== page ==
Between 1830 and 1858, there were six government investigations of Indian policy and the new administrative arrangements. The cumulative investigations sanctioned the Indian civilization program and, in essence, created an institutional memory for Indian Affairs policy-makers that, in subsequent decades, informed their attitudes towards Indian people and Indian issues. Interestingly, as early as the 1840s, these government investigations recognized that Indian policy and administrative practices were too paternalistic, but no other arrangements were broached or deemed viable. Officials were satisfied with the status quo.

The first piece of legislation to protect Indian reserves was passed in Upper Canada in 1839, and what it did was basically include Indian lands in with crown lands. There was no separate distinction. But by mid-century, 1850, government officials realized that the transformation of Indian people into productive farmers was not proceeding as rapidly as expected. Rapid settlement and commercial development, particularly in Canada West – which would become Ontario – necessitated some more elaborate legislative protection for Indian people and their lands.

This protection came in 1850, when the Province of Canada, which at that time comprised Ontario and Quebec, passed two pieces of legislation to protect Indian reserve lands and property. The legislation that applied to Canada East – which became Quebec – is noteworthy because a four-point definition of who constituted an Indian in government eyes was provided for the first time. In the legislation for Canada West, section 4 of the act established the practice that no taxes would be levied on Indian people living on reserve lands.

By the late 1850s, Indian policy-makers were becoming impatient with the slow progress of Indian assimilation. As a consequence, in 1857, An Act to encourage the gradual Civilization of the Indian Tribes in this Province, and to amend the Laws respecting Indians, was proclaimed. This legislation set down a policy and procedure whereby all legal distinctions between Indian people and non-natives would be removed under certain conditions. This act was clarified further in 1859 and 1860. As well, in 1859, the 1850 legislation to protect Indian lands was strengthened, with numerous penalty clauses and additional authority for those officials enforcing the legislation.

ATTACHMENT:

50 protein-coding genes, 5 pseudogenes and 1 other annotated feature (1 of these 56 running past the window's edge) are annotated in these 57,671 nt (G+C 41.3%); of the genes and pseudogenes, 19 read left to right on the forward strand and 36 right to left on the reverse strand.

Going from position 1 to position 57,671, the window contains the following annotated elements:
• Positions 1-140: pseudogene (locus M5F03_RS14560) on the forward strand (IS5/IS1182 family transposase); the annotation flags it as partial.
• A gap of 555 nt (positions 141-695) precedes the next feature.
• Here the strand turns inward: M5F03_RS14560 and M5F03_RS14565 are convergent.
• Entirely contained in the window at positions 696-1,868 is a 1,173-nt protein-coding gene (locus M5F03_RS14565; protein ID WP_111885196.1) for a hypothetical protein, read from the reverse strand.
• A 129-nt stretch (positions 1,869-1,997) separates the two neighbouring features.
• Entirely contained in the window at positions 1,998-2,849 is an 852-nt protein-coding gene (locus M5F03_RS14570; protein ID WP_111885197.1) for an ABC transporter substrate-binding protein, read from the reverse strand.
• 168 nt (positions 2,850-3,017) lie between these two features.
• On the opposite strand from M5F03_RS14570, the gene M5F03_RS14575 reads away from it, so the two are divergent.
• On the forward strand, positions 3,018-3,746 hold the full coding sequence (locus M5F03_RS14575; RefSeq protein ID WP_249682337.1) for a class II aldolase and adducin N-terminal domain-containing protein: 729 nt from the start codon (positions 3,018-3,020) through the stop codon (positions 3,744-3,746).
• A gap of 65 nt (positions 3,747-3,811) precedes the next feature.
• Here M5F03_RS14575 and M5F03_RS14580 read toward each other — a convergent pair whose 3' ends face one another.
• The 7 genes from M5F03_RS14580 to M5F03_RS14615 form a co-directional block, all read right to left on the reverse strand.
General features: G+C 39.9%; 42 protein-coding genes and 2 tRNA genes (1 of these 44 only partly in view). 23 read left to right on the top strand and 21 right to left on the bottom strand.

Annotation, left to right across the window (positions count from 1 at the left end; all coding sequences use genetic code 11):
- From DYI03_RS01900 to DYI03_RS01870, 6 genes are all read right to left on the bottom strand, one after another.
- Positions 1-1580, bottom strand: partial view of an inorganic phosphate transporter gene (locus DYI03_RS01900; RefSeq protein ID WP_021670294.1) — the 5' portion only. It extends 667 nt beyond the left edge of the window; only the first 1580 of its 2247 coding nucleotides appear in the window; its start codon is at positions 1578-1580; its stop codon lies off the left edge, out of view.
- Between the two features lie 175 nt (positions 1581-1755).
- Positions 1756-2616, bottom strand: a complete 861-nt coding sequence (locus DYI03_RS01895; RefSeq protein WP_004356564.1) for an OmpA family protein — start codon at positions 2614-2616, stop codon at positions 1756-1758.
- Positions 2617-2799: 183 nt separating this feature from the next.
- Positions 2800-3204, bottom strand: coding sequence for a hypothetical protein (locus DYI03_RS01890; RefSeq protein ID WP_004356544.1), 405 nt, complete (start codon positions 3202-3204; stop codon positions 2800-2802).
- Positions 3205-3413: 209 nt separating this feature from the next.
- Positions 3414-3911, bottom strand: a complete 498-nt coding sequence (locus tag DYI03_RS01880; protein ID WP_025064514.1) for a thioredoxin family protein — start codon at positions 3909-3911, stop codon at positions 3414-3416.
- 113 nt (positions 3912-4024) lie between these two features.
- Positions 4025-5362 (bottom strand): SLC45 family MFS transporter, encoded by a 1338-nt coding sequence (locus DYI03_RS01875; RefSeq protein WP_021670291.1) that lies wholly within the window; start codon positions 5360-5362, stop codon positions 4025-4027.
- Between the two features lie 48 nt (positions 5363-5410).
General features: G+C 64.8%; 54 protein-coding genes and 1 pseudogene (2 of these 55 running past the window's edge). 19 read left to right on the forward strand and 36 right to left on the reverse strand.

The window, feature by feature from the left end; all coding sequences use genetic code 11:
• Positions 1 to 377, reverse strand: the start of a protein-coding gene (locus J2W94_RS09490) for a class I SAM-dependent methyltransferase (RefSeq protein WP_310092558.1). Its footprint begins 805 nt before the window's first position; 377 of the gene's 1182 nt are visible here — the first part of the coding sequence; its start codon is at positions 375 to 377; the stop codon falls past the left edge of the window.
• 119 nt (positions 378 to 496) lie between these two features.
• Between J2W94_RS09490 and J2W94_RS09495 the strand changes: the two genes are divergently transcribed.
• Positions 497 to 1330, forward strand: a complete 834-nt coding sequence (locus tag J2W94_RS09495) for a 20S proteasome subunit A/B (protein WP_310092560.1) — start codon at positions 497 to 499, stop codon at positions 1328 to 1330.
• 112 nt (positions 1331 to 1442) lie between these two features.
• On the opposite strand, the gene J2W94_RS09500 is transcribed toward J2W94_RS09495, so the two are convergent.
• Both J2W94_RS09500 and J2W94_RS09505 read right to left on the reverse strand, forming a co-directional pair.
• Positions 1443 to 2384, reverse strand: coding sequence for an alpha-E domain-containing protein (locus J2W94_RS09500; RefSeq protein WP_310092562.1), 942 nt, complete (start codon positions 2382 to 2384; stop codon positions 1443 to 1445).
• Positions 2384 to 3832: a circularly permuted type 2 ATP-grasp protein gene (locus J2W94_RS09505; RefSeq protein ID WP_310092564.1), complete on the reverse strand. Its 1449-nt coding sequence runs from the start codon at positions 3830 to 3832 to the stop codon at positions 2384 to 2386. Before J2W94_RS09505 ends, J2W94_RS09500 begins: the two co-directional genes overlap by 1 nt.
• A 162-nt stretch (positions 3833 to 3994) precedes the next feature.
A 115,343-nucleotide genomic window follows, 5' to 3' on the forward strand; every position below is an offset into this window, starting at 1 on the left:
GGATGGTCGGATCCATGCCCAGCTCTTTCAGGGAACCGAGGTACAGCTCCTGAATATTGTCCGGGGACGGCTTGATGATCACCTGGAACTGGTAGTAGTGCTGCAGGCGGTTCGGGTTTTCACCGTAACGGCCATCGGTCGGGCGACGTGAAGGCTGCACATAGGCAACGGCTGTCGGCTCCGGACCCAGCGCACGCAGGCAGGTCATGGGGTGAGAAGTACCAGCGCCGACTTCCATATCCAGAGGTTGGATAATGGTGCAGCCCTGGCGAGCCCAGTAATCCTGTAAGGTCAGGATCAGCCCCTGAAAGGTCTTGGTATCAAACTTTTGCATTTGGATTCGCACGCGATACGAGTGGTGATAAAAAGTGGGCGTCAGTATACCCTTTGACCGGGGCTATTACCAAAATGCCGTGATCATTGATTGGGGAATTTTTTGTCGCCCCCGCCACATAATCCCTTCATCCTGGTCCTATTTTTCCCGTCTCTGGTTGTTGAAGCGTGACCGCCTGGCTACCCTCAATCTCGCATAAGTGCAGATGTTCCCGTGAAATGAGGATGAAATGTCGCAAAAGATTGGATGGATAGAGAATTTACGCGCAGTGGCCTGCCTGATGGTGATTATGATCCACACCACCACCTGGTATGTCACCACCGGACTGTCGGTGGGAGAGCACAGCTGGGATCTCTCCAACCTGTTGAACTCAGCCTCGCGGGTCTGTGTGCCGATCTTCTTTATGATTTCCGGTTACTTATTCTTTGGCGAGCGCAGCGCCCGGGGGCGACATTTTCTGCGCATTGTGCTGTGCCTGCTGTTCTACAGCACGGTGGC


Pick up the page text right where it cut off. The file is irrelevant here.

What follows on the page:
In 1858, British officials notified their Canadian counterparts that they were no longer interested in financing Indian administration. As a result, responsibility for the evolving system of Indian legislation, a growing administrative apparatus, and increased expenditures, was formally turned over to the Province of Canada in 1860. In effect, Canada was now on its own.


So what were the main features of Indian policy, administration, and legislation, at Confederation in 1867? First, as in colonial times, Indian administration was deemed too sensitive a policy field to be left to the various provinces. It was going to be a federal responsibility. Protection of Indian people and Indian lands became a federal responsibility under section 91, class 24, of the British North America Act.

Second, the new federal government, largely made up of officials from the Province of Canada, looked no further than the pre-Confederation Indian policy and administrative arrangements and applied the three systems of treaties, reserves, and Indian education across the Dominion, with regional variations to meet local circumstances and conditions.

Third, after 1873, Indian Affairs became a branch of the Department of the Interior and remained under the jurisdiction of the minister – who, in 1880, was Sir John A. Macdonald – until 1936, a period of some 63 years.

In the decades after Confederation – in fact, I would argue it was until 1940 – the policy, administrative, and legislative framework for dealing with Indian people and Indian issues, as established in colonial times, became the basic model for a more elaborate and comprehensive federal approach. Remarkably, however, the philosophical assumptions behind Indian policy and Indian legislation were not questioned, nor was the viability of the land cession treaty systems, the reserves, and education.